Pirates of the Danube
After cycling 1,000 miles across Europe on a $50 bicycle, I was in need of a new mode of transport and wanted to push my boundaries in a new direction by travelling in a more unorthodox way. I had ended my trip near the Danube River in Slovakia, offering me the perfect opportunity of fulfilling a childhood dream and utilizing the river as a mode of transport: I would become a pirate.
Building a Raft of Recycled Materials
Along with three good friends who were bold enough to join me, we started to build a ship (raft) using recycled materials. We were lucky enough to be gifted several old billboards, some disused metal barrels, and the plastic signage from some other billboards. On the river bank, we connected three of the billboards using longer bits of wood and tied the barrels underneath the structure with rope and washing line. We then constructed a tent that would serve as both our cabin and home for the duration of the journey.
Pushing the river raft into the water for the very first time, we had no idea if it would float. When the large structure bounced easily on the top of the water, we leapt aboard and jumped for joy. It was really happening: we had built a river raft and we were to be the Pirates of the Danube River. We foraged for fruit, filled several glass containers with water, then we set off, four of us living in a space no bigger than 10 by 16 feet.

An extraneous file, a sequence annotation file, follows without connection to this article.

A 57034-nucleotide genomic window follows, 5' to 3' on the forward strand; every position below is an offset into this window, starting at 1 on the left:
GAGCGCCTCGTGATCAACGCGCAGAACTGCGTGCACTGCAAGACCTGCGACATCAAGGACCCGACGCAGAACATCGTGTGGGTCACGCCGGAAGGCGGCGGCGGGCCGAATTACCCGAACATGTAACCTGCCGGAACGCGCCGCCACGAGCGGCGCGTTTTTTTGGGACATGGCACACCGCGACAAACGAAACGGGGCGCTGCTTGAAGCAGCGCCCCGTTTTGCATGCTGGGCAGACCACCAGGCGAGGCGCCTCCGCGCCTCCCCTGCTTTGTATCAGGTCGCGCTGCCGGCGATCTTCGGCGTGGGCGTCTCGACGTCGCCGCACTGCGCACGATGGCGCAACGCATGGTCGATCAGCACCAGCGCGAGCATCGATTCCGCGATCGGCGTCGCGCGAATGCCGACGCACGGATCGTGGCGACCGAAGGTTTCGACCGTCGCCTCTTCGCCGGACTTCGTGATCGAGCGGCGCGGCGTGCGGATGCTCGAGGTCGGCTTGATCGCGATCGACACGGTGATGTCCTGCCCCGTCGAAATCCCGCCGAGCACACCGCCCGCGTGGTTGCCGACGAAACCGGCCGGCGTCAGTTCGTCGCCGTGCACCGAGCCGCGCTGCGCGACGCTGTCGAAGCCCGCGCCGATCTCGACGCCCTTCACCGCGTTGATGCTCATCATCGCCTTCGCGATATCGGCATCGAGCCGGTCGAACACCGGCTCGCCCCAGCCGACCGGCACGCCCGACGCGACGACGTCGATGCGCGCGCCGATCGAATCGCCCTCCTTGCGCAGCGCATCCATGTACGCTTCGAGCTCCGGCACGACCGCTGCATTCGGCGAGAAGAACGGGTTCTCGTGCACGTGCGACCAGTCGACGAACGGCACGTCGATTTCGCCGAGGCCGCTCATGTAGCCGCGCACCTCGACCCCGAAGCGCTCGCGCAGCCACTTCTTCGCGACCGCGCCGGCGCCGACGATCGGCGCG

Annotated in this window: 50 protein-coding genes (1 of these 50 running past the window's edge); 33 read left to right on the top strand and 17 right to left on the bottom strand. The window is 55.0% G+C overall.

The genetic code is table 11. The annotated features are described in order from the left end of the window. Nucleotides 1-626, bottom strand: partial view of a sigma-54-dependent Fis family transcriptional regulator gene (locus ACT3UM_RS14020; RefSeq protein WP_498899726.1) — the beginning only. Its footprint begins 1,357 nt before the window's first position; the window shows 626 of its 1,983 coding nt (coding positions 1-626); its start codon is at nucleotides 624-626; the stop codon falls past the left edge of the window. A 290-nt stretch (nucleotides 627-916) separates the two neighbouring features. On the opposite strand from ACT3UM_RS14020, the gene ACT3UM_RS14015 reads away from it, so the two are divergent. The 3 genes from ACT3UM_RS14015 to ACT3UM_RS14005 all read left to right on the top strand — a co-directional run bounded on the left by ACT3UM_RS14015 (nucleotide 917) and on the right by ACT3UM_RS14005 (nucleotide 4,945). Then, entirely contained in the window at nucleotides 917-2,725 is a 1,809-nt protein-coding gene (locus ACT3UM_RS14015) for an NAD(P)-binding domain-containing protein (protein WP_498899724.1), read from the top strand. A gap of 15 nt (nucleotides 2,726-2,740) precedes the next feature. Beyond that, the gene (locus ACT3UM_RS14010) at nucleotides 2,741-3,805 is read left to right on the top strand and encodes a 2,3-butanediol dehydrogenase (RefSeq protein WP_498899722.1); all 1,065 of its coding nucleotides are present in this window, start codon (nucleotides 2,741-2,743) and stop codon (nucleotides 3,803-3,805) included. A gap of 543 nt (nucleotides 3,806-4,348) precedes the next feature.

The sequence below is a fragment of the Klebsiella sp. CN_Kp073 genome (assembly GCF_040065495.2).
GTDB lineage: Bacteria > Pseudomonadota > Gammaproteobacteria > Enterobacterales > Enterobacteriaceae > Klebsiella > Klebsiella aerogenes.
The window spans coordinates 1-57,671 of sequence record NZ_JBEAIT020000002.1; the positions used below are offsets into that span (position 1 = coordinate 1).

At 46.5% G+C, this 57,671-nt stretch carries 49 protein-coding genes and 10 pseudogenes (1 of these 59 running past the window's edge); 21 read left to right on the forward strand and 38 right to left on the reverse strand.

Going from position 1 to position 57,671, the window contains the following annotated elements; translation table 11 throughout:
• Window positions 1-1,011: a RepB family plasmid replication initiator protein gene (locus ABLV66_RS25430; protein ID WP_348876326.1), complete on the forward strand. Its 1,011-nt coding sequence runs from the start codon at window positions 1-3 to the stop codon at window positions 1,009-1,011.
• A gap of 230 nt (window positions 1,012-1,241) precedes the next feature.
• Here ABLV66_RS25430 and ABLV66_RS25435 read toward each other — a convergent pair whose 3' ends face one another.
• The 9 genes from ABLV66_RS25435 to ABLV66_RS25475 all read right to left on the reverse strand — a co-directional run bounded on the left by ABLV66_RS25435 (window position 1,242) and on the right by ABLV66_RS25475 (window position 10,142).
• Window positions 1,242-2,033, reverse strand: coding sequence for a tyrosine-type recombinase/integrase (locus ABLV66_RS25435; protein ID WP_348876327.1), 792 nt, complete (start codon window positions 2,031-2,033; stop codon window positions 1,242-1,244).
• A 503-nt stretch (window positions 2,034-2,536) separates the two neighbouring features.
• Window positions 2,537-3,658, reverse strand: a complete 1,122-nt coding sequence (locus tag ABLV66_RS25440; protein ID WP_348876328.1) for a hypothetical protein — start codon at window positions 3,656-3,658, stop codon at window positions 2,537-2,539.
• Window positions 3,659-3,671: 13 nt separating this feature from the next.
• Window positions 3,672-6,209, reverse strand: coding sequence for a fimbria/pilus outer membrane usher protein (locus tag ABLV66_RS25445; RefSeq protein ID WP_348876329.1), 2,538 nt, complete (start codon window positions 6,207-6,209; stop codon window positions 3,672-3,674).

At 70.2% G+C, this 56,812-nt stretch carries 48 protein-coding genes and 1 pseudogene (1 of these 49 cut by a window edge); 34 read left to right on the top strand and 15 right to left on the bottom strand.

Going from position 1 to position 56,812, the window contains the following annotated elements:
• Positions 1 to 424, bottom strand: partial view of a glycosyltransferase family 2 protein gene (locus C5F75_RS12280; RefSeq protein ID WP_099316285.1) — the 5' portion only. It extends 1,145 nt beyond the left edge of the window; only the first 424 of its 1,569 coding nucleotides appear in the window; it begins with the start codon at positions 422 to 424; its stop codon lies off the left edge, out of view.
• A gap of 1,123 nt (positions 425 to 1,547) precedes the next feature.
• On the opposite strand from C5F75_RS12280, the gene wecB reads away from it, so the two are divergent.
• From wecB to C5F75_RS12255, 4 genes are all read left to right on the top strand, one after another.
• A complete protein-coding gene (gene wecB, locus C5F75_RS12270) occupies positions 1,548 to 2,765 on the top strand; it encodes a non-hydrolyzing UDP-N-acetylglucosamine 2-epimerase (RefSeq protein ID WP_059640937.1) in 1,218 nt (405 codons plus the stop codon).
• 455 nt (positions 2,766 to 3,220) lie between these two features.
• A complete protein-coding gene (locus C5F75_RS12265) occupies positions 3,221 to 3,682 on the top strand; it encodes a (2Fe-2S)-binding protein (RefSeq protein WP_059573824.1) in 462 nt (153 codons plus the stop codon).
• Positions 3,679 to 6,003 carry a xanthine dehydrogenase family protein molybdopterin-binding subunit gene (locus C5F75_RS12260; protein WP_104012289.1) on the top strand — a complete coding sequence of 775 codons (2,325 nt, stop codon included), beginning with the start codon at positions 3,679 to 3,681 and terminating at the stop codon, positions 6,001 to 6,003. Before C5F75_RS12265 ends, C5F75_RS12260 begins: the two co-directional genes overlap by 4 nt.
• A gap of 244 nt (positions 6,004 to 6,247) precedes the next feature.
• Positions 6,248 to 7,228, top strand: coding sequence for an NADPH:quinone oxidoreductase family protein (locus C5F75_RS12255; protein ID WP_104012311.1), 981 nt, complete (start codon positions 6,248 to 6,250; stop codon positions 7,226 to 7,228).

The first adventure for the Pirates of the Danube River…and whether we would continue
Our journey started on the Morava, a tributary of the Danube River. During our time here, a drunken man boarded our boat, then almost drove his four by four into us. Panicked, we grabbed his keys and reversed the vehicle away from its precarious position above our heads. This dilemma over, we entered the larger river, only to be sucked along at great speed towards huge ships that would have crushed us without even noticing. Paddling like crazy, we made our way to the banks of the shore and stopped to evaluate how safe our journey was. Later that same day, the wake of a huge ship smashed our river raft against rocks and we nearly lost several of our barrels in the dark.
At this point, we weren't sure whether we should carry on. Eventually a decision was reached that we should continue, and for the next couple of weeks, our life was filled with days of sunshine, swimming, and pleasantness. We paddled occasionally, lived slowly, and cooked dinner over an open fire each evening. Every night we slept either on the river raft or on the shore close by. Everywhere we went, people waved and smiled, some even invited us into their homes. Everyone was so happy to see us....
Trouble in Budapest
...Until we got to Budapest. Accosted by several police boats, we explained that we had safety floatation aids, paddles and lighting - everything we needed to be safe on a Danube boat trip (including verbal permission from the Danube River authority). Despite citing our only offence as 'not being a boat,' the police were having none of our objections and decided that our mode of transport was too unorthodox to be allowed in their city. They took our passports, issued us with a fine, and ordered us to cease and desist. So our adventure came to an end. In just two days, we managed to recycle every material from our river raft, giving different parts to different locals who were in need of them.
We had travelled only 168 miles on the Danube at this point and had hoped to journey all of the way to Romania. Despite this, I will never forget my couple of weeks aboard our hand-crafted river raft, built from recycled materials on the Danube River, living the life of a mock pirate. Would I still have done it if I knew that I would get arrested? Absolutely! Would I do it again now? Maybe on a different river…